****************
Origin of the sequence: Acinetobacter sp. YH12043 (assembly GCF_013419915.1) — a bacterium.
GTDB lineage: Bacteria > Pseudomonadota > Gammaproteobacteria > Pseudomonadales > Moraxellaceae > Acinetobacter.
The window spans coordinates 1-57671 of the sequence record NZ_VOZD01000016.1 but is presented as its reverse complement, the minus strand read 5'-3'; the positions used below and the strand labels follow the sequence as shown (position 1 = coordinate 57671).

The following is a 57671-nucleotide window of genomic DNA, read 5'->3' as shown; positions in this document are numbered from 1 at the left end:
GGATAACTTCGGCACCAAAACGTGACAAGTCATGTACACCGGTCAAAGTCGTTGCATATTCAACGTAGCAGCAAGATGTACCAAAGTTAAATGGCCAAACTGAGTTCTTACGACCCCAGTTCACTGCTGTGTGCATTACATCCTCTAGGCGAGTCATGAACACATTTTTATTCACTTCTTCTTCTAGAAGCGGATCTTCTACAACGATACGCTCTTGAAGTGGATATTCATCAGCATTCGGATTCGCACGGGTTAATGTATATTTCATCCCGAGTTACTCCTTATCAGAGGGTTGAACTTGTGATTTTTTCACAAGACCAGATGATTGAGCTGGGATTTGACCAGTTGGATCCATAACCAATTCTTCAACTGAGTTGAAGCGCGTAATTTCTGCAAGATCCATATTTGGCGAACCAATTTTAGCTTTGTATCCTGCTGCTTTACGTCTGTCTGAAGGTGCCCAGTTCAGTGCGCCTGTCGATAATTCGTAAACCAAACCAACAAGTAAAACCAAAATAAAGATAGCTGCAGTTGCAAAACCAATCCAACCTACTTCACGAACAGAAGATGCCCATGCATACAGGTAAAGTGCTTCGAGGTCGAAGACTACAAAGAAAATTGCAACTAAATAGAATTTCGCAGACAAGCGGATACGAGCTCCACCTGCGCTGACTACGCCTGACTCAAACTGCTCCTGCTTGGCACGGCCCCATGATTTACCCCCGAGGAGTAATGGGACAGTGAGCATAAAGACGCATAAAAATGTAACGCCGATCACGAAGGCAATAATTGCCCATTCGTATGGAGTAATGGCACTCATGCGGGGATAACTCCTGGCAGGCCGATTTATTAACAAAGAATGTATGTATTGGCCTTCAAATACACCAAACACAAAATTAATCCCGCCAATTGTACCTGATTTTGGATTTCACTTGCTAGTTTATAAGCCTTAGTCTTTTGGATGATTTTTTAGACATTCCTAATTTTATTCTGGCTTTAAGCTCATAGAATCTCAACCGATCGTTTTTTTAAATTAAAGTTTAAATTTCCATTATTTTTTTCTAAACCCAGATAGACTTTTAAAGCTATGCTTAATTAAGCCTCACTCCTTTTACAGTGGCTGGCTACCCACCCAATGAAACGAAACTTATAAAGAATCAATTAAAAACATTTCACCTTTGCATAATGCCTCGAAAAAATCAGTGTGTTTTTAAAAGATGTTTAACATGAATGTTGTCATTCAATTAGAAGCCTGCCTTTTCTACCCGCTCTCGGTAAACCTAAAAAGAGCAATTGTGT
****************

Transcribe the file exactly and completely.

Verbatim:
Origin of the sequence: Acinetobacter sp. YH12043 (assembly GCF_013419915.1) — a bacterium.
GTDB lineage: Bacteria > Pseudomonadota > Gammaproteobacteria > Pseudomonadales > Moraxellaceae > Acinetobacter.
The window spans coordinates 1-57671 of the sequence record NZ_VOZD01000016.1 but is presented as its reverse complement, the minus strand read 5'-3'; the positions used below and the strand labels follow the sequence as shown (position 1 = coordinate 57671).

The following is a 57671-nucleotide window of genomic DNA, read 5'->3' as shown; positions in this document are numbered from 1 at the left end:
GGATAACTTCGGCACCAAAACGTGACAAGTCATGTACACCGGTCAAAGTCGTTGCATATTCAACGTAGCAGCAAGATGTACCAAAGTTAAATGGCCAAACTGAGTTCTTACGACCCCAGTTCACTGCTGTGTGCATTACATCCTCTAGGCGAGTCATGAACACATTTTTATTCACTTCTTCTTCTAGAAGCGGATCTTCTACAACGATACGCTCTTGAAGTGGATATTCATCAGCATTCGGATTCGCACGGGTTAATGTATATTTCATCCCGAGTTACTCCTTATCAGAGGGTTGAACTTGTGATTTTTTCACAAGACCAGATGATTGAGCTGGGATTTGACCAGTTGGATCCATAACCAATTCTTCAACTGAGTTGAAGCGCGTAATTTCTGCAAGATCCATATTTGGCGAACCAATTTTAGCTTTGTATCCTGCTGCTTTACGTCTGTCTGAAGGTGCCCAGTTCAGTGCGCCTGTCGATAATTCGTAAACCAAACCAACAAGTAAAACCAAAATAAAGATAGCTGCAGTTGCAAAACCAATCCAACCTACTTCACGAACAGAAGATGCCCATGCATACAGGTAAAGTGCTTCGAGGTCGAAGACTACAAAGAAAATTGCAACTAAATAGAATTTCGCAGACAAGCGGATACGAGCTCCACCTGCGCTGACTACGCCTGACTCAAACTGCTCCTGCTTGGCACGGCCCCATGATTTACCCCCGAGGAGTAATGGGACAGTGAGCATAAAGACGCATAAAAATGTAACGCCGATCACGAAGGCAATAATTGCCCATTCGTATGGAGTAATGGCACTCATGCGGGGATAACTCCTGGCAGGCCGATTTATTAACAAAGAATGTATGTATTGGCCTTCAAATACACCAAACACAAAATTAATCCCGCCAATTGTACCTGATTTTGGATTTCACTTGCTAGTTTATAAGCCTTAGTCTTTTGGATGATTTTTTAGACATTCCTAATTTTATTCTGGCTTTAAGCTCATAGAATCTCAACCGATCGTTTTTTTAAATTAAAGTTTAAATTTCCATTATTTTTTTCTAAACCCAGATAGACTTTTAAAGCTATGCTTAATTAAGCCTCACTCCTTTTACAGTGGCTGGCTACCCACCCAATGAAACGAAACTTATAAAGAATCAATTAAAAACATTTCACCTTTGCATAATGCCTCGAAAAAATCAGTGTGTTTTTAAAAGATGTTTAACATGAATGTTGTCATTCAATTAGAAGCCTGCCTTTTCTACCCGCTCTCGGTAAACCTAAAAAGAGCAATTGTGT